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Dismantling the Constitution One Step at a Time
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The mainstream media has been virtually ignoring a new bit of Senate mischief initiated a month ago by the redoubtable duo John McCain and Joe Lieberman. It is called “Enemy Belligerent Interrogation, Detention and Prosecution Act of 2010.” The proposed law appears to have bipartisan support though it is not clear if it has enough votes to pass into law and the position of the Obama Administration regarding it has not been declared, though the president has not been shy about expanding presidential authority up until now.

The act would make it possible for the US military to seize and imprison anyone anywhere in the world, including American citizens, on suspicion of involvement in terrorism. This includes “material support” which is not otherwise defined. The imprisonment would be under the authority of the president as commander in chief. McCain and Lieberman’s bill defines the detainees as “unprivileged enemy belligerents,” which is apparently what the Obama justice department prefers rather than the Bush and Cheney designation “unlawful enemy combatants.” The bill’s language identifies and includes not only actual terrorists but also individuals of “potential intelligence value” and other categories “as the president considers appropriate.” Part of the bill, “Detention Without Trial of Unprivileged Enemy Belligerents,” authorizes suspects to “be detained without criminal charges and without trial for the duration of hostilities against the United States or its coalition partners.” It would create a new category of prisoner for whom there will be no charges, no trial, and no civilian judicial review. It would be a de facto suspension of the US Bill of Rights.

(Republished from The American Conservative by permission of author or representative)
 
• Category: Foreign Policy • Tags: Civil Liberties 
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  1. Jack Ross says:

    I’ve said before that I never expected Obama to be good on civil liberties, but I still find it dubious that he would actually outflank Cheney on these things. Even with respect to Guantanamo, forget principle, he knows he can’t hand Cheney a political and moral victory. A bill such as this seems to reflect the same desperation that Obama can be pushed into being more neocon than Bush as with the notion that he could be forced to attack Iran.

    If the Supreme Court struck down as many Bush-era shenanigans as it did, there’s no reason to believe that they would spare this. And who knows, Obama may have just decided to pass the buck to judiciary on all these questions.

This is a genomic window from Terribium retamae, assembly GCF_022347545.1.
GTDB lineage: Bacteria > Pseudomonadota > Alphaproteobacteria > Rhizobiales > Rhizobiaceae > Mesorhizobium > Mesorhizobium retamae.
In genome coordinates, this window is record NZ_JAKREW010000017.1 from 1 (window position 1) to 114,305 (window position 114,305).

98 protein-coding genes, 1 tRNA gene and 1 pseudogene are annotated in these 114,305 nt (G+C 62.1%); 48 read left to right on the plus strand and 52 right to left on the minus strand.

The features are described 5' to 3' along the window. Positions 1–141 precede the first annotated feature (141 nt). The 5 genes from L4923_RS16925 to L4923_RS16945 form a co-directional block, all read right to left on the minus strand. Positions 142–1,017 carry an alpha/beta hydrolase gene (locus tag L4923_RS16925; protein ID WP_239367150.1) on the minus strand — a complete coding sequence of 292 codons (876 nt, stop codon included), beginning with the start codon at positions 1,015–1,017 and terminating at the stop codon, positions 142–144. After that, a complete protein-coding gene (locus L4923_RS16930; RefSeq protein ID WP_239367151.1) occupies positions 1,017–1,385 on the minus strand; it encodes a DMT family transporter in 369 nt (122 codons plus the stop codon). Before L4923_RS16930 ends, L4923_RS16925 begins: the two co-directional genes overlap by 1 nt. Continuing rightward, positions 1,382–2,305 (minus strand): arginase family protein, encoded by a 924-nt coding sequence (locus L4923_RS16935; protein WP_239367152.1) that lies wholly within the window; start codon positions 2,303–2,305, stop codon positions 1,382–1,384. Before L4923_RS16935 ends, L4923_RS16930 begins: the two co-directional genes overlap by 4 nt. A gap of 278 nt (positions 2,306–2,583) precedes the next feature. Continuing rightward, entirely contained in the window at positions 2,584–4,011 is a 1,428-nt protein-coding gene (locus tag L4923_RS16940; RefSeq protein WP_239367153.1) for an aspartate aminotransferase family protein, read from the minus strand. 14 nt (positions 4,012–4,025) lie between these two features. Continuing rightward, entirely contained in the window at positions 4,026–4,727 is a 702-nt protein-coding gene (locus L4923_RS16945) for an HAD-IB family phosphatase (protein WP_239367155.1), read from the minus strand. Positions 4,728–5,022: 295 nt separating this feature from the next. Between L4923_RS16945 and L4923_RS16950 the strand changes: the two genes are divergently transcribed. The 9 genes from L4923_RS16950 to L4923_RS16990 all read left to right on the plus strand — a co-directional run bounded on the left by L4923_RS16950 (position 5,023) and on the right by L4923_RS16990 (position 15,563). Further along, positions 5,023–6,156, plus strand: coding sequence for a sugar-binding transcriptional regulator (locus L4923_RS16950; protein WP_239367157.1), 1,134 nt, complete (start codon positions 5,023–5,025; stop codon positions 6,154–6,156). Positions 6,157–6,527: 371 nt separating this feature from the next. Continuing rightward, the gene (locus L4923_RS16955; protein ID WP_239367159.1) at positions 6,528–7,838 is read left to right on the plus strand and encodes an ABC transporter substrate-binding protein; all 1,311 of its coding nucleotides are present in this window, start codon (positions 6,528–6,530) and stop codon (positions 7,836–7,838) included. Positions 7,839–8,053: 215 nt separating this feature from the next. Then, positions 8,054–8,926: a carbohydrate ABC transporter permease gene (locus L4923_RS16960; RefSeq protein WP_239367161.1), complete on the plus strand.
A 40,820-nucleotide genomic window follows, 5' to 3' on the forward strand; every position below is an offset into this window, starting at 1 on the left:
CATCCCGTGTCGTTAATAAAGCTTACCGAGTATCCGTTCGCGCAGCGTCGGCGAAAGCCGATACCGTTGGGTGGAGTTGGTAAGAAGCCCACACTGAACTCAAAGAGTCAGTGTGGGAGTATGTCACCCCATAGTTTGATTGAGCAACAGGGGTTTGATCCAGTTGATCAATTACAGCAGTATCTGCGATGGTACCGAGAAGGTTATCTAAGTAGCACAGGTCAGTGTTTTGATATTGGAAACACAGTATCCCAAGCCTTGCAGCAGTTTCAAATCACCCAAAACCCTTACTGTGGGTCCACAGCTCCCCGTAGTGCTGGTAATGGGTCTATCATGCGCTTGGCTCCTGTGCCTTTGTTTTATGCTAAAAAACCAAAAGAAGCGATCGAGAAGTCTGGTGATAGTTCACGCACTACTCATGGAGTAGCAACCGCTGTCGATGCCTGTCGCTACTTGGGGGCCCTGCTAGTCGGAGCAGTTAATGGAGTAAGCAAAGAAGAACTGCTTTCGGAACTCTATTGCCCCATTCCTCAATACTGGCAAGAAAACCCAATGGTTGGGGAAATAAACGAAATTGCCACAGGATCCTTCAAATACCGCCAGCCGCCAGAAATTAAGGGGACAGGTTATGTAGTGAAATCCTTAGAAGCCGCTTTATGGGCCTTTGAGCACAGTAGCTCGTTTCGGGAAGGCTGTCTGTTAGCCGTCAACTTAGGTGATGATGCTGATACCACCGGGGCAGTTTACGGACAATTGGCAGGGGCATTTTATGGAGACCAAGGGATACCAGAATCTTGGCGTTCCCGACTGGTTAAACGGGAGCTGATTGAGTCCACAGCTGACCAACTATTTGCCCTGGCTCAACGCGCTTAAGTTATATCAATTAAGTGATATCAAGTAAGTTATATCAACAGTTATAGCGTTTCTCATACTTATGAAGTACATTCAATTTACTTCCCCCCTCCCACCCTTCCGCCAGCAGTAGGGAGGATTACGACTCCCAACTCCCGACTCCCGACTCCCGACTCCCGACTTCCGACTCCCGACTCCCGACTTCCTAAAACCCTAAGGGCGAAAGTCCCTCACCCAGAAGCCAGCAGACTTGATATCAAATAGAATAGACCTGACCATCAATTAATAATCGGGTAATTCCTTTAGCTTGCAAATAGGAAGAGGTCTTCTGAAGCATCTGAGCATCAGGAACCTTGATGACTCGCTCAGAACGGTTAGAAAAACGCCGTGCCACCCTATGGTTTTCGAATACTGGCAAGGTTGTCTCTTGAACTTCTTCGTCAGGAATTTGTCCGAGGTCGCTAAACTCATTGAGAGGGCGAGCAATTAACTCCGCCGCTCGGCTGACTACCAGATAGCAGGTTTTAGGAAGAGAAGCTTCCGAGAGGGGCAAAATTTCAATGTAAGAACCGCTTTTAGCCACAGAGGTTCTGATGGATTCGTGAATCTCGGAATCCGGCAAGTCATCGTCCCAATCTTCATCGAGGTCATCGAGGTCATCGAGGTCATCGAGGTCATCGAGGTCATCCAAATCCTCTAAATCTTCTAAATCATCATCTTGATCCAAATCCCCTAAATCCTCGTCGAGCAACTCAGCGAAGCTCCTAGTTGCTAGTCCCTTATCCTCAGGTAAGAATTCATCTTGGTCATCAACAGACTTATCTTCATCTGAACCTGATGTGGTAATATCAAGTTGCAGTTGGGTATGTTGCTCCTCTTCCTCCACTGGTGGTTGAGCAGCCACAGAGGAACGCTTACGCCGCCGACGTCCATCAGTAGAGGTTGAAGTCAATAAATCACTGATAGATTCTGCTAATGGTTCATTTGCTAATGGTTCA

2. Hunter says:

    “It would be a de facto suspension of the US Bill of Rights.”

    I’m pretty sure it’s worse than that; the principles of natural justice (right to confront one’s accuser, etc.) go back to Roman times, and are legally vouchsafed not only by the Bill of Rights, but also by such Constitutional clauses as the right to Habeus Corpus. This would be an end run around ALL of that. Thanks, John McCain, true patriot!

  3. Anonymous • Disclaimer says:

    >>> “I’ve said before that I never expected Obama to be good on civil liberties”

    There are places where he has continued Bush’s approaches (e.g. certain cases winding their way through the courts) and I’d definitely condemn him for that…

    … But I suspect the real blame for this bill lies with McCain/Lieberman. Obama should certainly veto it if it gets that far, but I don’t think he started this.

  4. I remember observing that Obama and the Congressional Dems had prevented any law from being passed “repealing torture”.

    I was quickly overwhelmed by other bloggers who insisted that an “executive Order” had been given, and now that Bush was gone, all we needed to do was “trust Obama”.

    I remember saying no sane or decent conservative would back McCain (and many of us used Sarah Palin as an excuse to make an exception to that in 2008).

    Now here’s what I’ll say: this current subject is small potatos. Let the government control major industries, the “carbon footprint”, healthcare, “taxing the internet”, and FCC “Fair Use”, and they really don’t need this ability to lock us up sans Habeus Corpus. It’s just a lagniappe to their customers, the labor unions and “community organizers” and the “international left-wing”.

  5. Just when we were getting used to Due Process too!

    I do wish, however, before John and Joe manage to get it over the side for good, somebody who knows what he is talking about would produce some evidence of all the damage that has been done specifically because Due Process requirements were being observed.
    If they are being observed.
    If somebody can be found down there who knows what he is talking about.

  6. mikeyes says:

    The ironic part is that this law could be used against the authors if they became powerful enough political enemies since the president can name the crime. Being against an uber-powerful executive would be enough if the wording mentioned is correct.

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